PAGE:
Globe-trekking Blue Hens prepare for transformational journeys
Photo by Jessica Eastburn May 17, 2018
Celebration welcomes students to 2018 Plastino Scholars Program, honors previous class
When deciding if she should apply to the Plastino Scholars Program at the University of Delaware, Drew Sanclemente, Class of 2019, was reminded of something her parents had always emphasized: “To whom much is given, much is expected.”
As a 2018 Plastino Scholar, Sanclemente will take the sentiment with her as she travels to Tanzania, where she will try to climb to the top of Mount Kilimanjaro, the highest mountain in Africa, and study the effects of altitude on those completing the grueling trip. She will then switch to another research topic of personal importance, and spend 10 days meeting with non-government organizations to learn about the impact of sexual and physical violence on women in Tanzania.
There, she will speak about her own experience with sexual violence and forming her Delaware nonprofit, Hope. Sanclemente said her goal is to learn from the challenges Tanzania faces as a country with a high rate of sexual violence and bring her message of hope to survivors there.
“Honestly,” Sanclemente said, “I think they're going to have a bigger impact on me than I'm going to have on them.”
Established in 2007 by a generous gift from David Plastino, Class of 1978, the Plastino Scholars Program encourages undergraduates to pitch an off campus, self-designed learning experience. Should a student make it through the competitive selection process, they then have the opportunity to pursue their transformational journey far beyond UD’s campus.
On May 10, Sanclemente joined other current and former Plastino Scholars at an annual celebration dinner. Proud family members, faculty mentors and Plastino himself listened as four incoming scholars were welcomed and the seven University of Delaware undergraduates, who traveled to various cities around the world as 2017 Plastino Scholars, recounted their experiences, ranging from studying the sustainable urban landscapes of Singapore to women’s health in Bangladesh.
Just as the journeys inform the lives of the Plastino Scholars, they also inform benefactor David Plastino, who remarked that hearing from the scholars makes him more thoughtful and introspective. During the celebration dinner, he called the Plastino Scholars Program “one of the most rewarding and enriching things in my life.”
Plastino said he hopes his own decision to launch the program – spurred by learning about a similar program at another university – will encourage students to continue the cycle of giving back.
“We all need to stop and reflect every day on our lives on how we can, in the smallest of ways, influence others’ lives in a good fashion, for no other reason than we just want to be a nice guy and do something positive,” Plastino said in his remarks at the dinner.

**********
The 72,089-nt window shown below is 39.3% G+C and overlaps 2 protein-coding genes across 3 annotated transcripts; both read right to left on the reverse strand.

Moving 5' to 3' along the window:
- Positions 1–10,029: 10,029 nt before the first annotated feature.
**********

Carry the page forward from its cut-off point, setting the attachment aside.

Already influencing the next group of Plastino Scholars is Kira Smith, Class of 2018. As a 2017 scholar, Smith returned to her birth country of China to visit government-operated and private orphanages. When she returned to campus, she encouraged Mickey Nguyen, a friend she met through UD’s medical fraternity, to apply to become a 2018 scholar.
This summer, Nguyen will spend two months in a Buddhist orphanage in Vietnam to study mindfulness.
“I'm following in her footsteps,” said Nguyen, a neuroscience major from Philadelphia in the Class of 2019.
Nguyen explained that the genesis of her project came from taking a Buddhism philosophy class in hopes of learning more about her own family and then wanting to dig deeper into meditation and the value of compassion as a future physician.
Smith encouraged her to apply to the Plastino Scholars Program, but to select a topic with a certain question in mind: “How is it going to teach you something about yourself and about the world?”
Nguyen already has an idea of the personal impact her travel this summer will bring.
“I think this project is a huge step into becoming the type of doctor that I want to be,” Nguyen said.
About the 2018 Plastino Scholars
The 2018 cohort of Plastino Scholars includes:
Olivia Mann, an honors art history and history major from Long Island, New York, who will visit Holocaust museums and memorials in the U.S. next Winter Session to investigate the nuances of Holocaust and genocide education in rural, predominantly Christian areas.
Mickey Nguyen, a neuroscience major from Philadelphia, who will spend two months in a Buddhist orphanage in Vietnam to study mindfulness.
Drew Sanclemente, an honors exercise science major from Middletown, Delaware, who will travel to Tanzania, Africa, to climb Mount Kilimanjaro and then spend 10 days with non-government organizations to learn about the impact of sexual and physical violence on women in Tanzania.
Daniel Schaefer, a linguistics and Spanish major from Middletown, Delaware, who will travel to Thessaloniki and Rhodes, Greece, to study Judeo-Spanish.
For more information on the Plastino Scholars Program, click here.